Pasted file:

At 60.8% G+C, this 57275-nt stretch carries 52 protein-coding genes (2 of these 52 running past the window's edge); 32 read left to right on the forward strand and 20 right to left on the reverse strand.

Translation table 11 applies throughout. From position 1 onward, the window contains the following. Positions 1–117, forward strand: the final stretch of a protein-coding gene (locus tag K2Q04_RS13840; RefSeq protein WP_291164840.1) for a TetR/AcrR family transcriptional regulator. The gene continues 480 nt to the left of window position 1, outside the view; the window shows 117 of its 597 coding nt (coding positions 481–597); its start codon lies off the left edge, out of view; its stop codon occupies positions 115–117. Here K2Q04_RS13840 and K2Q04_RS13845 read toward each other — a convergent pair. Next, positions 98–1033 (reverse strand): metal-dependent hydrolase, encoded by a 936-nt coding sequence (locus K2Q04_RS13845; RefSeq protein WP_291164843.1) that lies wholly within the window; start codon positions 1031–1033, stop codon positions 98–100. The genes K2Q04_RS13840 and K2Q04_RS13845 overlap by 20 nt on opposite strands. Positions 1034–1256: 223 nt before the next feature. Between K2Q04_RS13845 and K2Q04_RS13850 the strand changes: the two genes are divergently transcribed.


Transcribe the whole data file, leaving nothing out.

At 60.8% G+C, this 57275-nt stretch carries 52 protein-coding genes (2 of these 52 running past the window's edge); 32 read left to right on the forward strand and 20 right to left on the reverse strand.

Translation table 11 applies throughout. From position 1 onward, the window contains the following. Positions 1–117, forward strand: the final stretch of a protein-coding gene (locus tag K2Q04_RS13840; RefSeq protein WP_291164840.1) for a TetR/AcrR family transcriptional regulator. The gene continues 480 nt to the left of window position 1, outside the view; the window shows 117 of its 597 coding nt (coding positions 481–597); its start codon lies off the left edge, out of view; its stop codon occupies positions 115–117. Here K2Q04_RS13840 and K2Q04_RS13845 read toward each other — a convergent pair. Next, positions 98–1033 (reverse strand): metal-dependent hydrolase, encoded by a 936-nt coding sequence (locus K2Q04_RS13845; RefSeq protein WP_291164843.1) that lies wholly within the window; start codon positions 1031–1033, stop codon positions 98–100. The genes K2Q04_RS13840 and K2Q04_RS13845 overlap by 20 nt on opposite strands. Positions 1034–1256: 223 nt before the next feature. Between K2Q04_RS13845 and K2Q04_RS13850 the strand changes: the two genes are divergently transcribed.